Wednesday, May 31, 2017

Wonder Woman

It took four movies, but the DC Extended Universe has finally delivered a true super-hero movie. With Wonder Woman, for the first time, DC gives us a protagonist who is actually a hero (rather than one brought up to be selfish about his gifts, a group of killers brought together for a good cause, or one obsessed with murder and vengeance). I doubt the limited input of Zack Snyder or the lack of involvement from David Goyer is a coincidence. There's a lesson to be learned there, if anyone at DC or Warner Bros. is paying attention.

Credit goes to director Patty Jenkins and screenwriter Allan Heinberg in taking the best aspects of Captain America: The First Avenger and Thor and merging them into a film better than either of the two. Wonder Woman isn't without its flaws. It drags on (especially during its CGI-heavy final act) and it can't quite shake free from Snyder's hard-on for slow-motion action scenes (although Jenkins is mercifully more adept and not prolonging or overusing the technique). What it gets right is its choice of stars and, for the first time in the combined DC movie universe, a willingness to give the central character heart (something sorely lacking in DC's previous films).

There is a moment, lost in the midst of a war she doesn't really understand but knowing that the fighting is harming innocents all around, in which Wonder Woman (Gal Gadot) races across no man's land and, with the help of a ragtag group, turns the tide of the stalemate. It's here, in Diana's humanity, and in her need to put herself between others and danger, that the film so successfully sells us on the character. While fan reaction to the casting of Galdot was mixed, the choice turns out to be a savvy one. There's also something to be said in the current climate to stay true to the character and allow a foreigner to come in and save the day. While the slow-motion doesn't always help sell her slender build, the actress is a lean, mean, fighting machine who kicks her share of butt over the film's 141-minute running time. We have no trouble accepting her as a warrior.

Our story borrows aspects of Wonder Woman's rich comic history while relying heavy on modern interpretations such as the character's 80s reboot by George Pérez, Len Wein, and Greg Potter. After a short prelude, we're introduced to a young Diana (played by Lilly Aspell and Emily Carey) and her home of Themyscira. In an island paradise inhabited only by Amazons, Diana is raised by her mother Queen Hippolyta (Connie Nielsen) and trained by the Amazon General Antiope (Robin Wright, in one hell of a kick-ass performance). Although it lacks a Loki, Themyscira is far more realized than the Asgard from the first Thor, and the setting is put to good use to explore who Diana is and where she comes from before sending her out into the world.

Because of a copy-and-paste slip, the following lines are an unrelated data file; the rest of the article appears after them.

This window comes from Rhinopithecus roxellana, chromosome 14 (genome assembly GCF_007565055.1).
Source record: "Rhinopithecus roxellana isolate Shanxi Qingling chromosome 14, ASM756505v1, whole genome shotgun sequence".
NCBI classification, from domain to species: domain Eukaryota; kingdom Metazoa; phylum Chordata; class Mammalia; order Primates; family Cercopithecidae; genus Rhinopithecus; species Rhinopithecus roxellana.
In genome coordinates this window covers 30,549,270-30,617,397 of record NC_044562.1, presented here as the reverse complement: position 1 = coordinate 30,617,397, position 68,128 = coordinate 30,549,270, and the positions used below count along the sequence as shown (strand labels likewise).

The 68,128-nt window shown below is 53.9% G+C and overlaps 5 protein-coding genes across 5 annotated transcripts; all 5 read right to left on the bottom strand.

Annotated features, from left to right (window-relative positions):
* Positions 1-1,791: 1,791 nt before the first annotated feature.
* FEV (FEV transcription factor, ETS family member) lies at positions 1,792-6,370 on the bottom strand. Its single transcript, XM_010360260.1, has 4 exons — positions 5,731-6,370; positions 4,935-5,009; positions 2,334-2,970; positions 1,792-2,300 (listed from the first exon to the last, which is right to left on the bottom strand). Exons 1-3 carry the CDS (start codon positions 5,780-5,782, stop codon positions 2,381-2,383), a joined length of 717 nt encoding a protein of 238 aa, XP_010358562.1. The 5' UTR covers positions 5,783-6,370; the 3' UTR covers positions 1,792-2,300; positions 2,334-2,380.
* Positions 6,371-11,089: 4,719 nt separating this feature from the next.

Years later, with Diana grown into adulthood and starting to fully come into her powers, the Amazons' solitude is intruded upon by an American spy named Steve Trevor (Chris Pine) and pursing German soldiers who accidentally come across the island hidden from the world by the gods. Believing the god of war Ares to be behind this "war to end all wars," Diane chooses to leave her home and journey into man's world to put an end to the villain's schemes by re-assuming the Amazons true purpose in helping man reach his full potential and strive above the pettiness and violence caused by Ares influence.

Jenkins balances the horror of the war with some nice fish-out-of-water humor. Gadot and Pine play well off each other in these scenes and Lucy Davis has a small role as Trevor's secretary (who thankfully is far less annoying than I feared going in). Added to the mix is a motley band of misfits (Saïd Taghmaoui, Eugene Brave Rock, and Ewen Bremner) put together by Trevor for a mission to take out the German's new deadly gas, and, although he's far from convinced about Diana's beliefs about a god of war being responsible for all the fighting, Trevor agrees to help Diana find the general she believes to be Ares (Danny Huston) as well.

While the film runs a bit long (taking out the slow-motion might save at least five minutes), Wonder Woman is well-paced. The choice to put the character in World War I works well and allows the heavy action scenes to take place in the middle of the "war to end all wars." With Gadot DC has finally found the heart of its movie universe. While the film teases the full truth of just who and what Diana is for much of its running time, there's no doubt that she's every bit the feminist role model brought to life on-screen. DC beats Marvel to the punch with not only a movie but a good movie centered around a female hero. (Marvel was only guilted into grenlighting a Carol Danvers film once Wonder Woman began pre-production.) In may have been in desperation, but DC finally succeeds in breaking through its mire of mediocrity. In Pine the film finds a proper sounding board to introduce Diana to man's world, and steal a few choice scenes for himself, but make no mistake this is Gadot's movie and she's wonderful.

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